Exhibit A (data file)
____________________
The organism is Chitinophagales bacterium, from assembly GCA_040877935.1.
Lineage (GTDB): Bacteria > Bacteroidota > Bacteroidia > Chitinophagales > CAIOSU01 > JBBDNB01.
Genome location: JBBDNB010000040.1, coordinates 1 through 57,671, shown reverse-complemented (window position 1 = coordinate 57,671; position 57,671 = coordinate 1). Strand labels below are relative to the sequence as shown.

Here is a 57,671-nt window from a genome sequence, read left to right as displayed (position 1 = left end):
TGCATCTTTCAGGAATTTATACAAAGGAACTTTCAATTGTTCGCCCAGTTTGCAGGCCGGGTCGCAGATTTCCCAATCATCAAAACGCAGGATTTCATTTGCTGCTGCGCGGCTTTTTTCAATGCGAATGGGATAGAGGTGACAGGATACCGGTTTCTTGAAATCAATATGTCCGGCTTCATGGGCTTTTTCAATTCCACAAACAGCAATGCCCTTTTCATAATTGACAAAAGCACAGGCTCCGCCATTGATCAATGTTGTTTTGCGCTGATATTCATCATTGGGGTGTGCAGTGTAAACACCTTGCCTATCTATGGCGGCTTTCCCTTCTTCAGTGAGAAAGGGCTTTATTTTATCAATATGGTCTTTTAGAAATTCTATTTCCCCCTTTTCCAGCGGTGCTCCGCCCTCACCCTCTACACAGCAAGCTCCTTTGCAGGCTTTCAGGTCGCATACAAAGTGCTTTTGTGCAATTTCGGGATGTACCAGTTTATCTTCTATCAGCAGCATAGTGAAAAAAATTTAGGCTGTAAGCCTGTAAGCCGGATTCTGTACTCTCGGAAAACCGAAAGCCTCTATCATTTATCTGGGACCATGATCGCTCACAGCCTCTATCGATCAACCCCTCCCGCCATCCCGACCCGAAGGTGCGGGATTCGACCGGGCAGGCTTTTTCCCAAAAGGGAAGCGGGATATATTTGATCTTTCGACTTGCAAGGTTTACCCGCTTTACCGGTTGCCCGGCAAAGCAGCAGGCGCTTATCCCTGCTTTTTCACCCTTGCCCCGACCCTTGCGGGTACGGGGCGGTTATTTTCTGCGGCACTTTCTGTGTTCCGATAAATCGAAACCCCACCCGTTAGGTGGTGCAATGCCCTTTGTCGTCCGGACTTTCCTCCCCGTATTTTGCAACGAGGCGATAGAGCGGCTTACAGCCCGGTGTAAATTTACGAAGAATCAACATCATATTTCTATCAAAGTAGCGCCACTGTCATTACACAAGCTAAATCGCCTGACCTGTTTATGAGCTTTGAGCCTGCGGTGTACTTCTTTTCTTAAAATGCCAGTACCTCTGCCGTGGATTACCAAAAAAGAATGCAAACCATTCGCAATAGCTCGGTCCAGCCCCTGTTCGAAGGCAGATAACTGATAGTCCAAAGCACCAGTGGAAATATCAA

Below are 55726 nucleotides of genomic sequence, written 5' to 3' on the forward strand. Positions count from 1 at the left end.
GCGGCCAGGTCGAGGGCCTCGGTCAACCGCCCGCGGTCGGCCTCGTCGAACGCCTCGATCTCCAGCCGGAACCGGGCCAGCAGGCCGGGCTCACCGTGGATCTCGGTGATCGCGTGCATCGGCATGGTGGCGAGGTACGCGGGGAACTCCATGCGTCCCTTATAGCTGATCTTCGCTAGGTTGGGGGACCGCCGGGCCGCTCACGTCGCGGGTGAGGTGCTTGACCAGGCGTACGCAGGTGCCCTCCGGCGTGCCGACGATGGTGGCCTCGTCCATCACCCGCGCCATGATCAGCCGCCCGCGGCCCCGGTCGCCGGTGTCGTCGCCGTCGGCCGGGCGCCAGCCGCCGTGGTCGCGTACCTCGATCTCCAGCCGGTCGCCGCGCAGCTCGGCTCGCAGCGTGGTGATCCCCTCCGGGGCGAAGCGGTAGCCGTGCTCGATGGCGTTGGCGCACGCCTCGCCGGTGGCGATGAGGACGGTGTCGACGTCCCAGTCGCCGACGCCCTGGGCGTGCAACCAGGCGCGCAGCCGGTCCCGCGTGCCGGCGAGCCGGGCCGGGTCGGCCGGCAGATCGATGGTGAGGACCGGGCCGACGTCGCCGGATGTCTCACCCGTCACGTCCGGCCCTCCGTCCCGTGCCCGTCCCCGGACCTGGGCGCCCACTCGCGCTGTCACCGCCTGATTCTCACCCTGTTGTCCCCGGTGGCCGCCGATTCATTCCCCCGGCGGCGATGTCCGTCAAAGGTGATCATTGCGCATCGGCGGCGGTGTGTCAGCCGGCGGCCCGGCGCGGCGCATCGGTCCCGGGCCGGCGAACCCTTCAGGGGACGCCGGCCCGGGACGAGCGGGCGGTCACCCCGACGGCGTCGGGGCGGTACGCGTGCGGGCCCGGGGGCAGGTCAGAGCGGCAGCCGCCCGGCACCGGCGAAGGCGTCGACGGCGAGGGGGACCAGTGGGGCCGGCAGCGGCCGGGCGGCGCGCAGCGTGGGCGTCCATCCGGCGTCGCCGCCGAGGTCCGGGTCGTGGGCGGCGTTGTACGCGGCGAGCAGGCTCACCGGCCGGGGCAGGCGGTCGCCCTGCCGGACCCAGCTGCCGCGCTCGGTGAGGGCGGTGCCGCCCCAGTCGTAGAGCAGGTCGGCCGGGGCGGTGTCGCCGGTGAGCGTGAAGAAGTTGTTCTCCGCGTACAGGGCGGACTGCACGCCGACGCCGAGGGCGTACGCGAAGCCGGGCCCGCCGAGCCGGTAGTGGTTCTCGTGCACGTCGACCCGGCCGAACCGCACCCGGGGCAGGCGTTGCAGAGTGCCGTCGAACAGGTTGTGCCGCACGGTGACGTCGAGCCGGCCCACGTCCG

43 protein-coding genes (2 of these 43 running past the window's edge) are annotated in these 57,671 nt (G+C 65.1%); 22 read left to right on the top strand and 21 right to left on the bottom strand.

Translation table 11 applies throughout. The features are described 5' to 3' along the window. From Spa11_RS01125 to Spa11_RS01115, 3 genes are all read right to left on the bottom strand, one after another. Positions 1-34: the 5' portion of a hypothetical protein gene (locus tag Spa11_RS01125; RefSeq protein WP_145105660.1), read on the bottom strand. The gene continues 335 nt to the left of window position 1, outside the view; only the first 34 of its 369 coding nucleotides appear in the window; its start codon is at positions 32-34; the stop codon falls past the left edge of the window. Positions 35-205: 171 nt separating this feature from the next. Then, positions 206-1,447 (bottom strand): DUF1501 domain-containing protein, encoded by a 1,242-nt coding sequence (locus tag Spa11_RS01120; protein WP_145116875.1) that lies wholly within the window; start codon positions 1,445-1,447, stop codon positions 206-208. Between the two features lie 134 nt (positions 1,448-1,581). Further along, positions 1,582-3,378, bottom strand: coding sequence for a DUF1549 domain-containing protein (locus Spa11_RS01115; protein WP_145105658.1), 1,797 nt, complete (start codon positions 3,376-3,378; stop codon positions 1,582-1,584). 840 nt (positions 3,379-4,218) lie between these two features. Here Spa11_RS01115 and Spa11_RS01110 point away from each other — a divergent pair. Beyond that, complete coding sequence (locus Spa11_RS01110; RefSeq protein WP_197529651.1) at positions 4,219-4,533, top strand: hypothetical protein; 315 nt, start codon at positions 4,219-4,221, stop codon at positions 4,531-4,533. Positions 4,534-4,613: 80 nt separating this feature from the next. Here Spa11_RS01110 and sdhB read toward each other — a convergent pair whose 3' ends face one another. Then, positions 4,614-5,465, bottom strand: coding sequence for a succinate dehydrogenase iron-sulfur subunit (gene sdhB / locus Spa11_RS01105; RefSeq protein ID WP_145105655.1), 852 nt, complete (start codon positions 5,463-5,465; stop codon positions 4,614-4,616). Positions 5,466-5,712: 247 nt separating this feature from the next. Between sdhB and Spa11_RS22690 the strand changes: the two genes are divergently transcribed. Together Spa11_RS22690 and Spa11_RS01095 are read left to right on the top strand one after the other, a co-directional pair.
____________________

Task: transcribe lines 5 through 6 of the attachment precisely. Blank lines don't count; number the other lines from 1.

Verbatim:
TGCATCTTTCAGGAATTTATACAAAGGAACTTTCAATTGTTCGCCCAGTTTGCAGGCCGGGTCGCAGATTTCCCAATCATCAAAACGCAGGATTTCATTTGCTGCTGCGCGGCTTTTTTCAATGCGAATGGGATAGAGGTGACAGGATACCGGTTTCTTGAAATCAATATGTCCGGCTTCATGGGCTTTTTCAATTCCACAAACAGCAATGCCCTTTTCATAATTGACAAAAGCACAGGCTCCGCCATTGATCAATGTTGTTTTGCGCTGATATTCATCATTGGGGTGTGCAGTGTAAACACCTTGCCTATCTATGGCGGCTTTCCCTTCTTCAGTGAGAAAGGGCTTTATTTTATCAATATGGTCTTTTAGAAATTCTATTTCCCCCTTTTCCAGCGGTGCTCCGCCCTCACCCTCTACACAGCAAGCTCCTTTGCAGGCTTTCAGGTCGCATACAAAGTGCTTTTGTGCAATTTCGGGATGTACCAGTTTATCTTCTATCAGCAGCATAGTGAAAAAAATTTAGGCTGTAAGCCTGTAAGCCGGATTCTGTACTCTCGGAAAACCGAAAGCCTCTATCATTTATCTGGGACCATGATCGCTCACAGCCTCTATCGATCAACCCCTCCCGCCATCCCGACCCGAAGGTGCGGGATTCGACCGGGCAGGCTTTTTCCCAAAAGGGAAGCGGGATATATTTGATCTTTCGACTTGCAAGGTTTACCCGCTTTACCGGTTGCCCGGCAAAGCAGCAGGCGCTTATCCCTGCTTTTTCACCCTTGCCCCGACCCTTGCGGGTACGGGGCGGTTATTTTCTGCGGCACTTTCTGTGTTCCGATAAATCGAAACCCCACCCGTTAGGTGGTGCAATGCCCTTTGTCGTCCGGACTTTCCTCCCCGTATTTTGCAACGAGGCGATAGAGCGGCTTACAGCCCGGTGTAAATTTACGAAGAATCAACATCATATTTCTATCAAAGTAGCGCCACTGTCATTACACAAGCTAAATCGCCTGACCTGTTTATGAGCTTTGAGCCTGCGGTGTACTTCTTTTCTTAAAATGCCAGTACCTCTGCCGTGGATTACCAAAAAAGAATGCAAACCATTCGCAATAGCTCGGTCCAGCCCCTGTTCGAAGGCAGATAACTGATAGTCCAAAGCACCAGTGGAAATATCAA

Below are 55726 nucleotides of genomic sequence, written 5' to 3' on the forward strand. Positions count from 1 at the left end.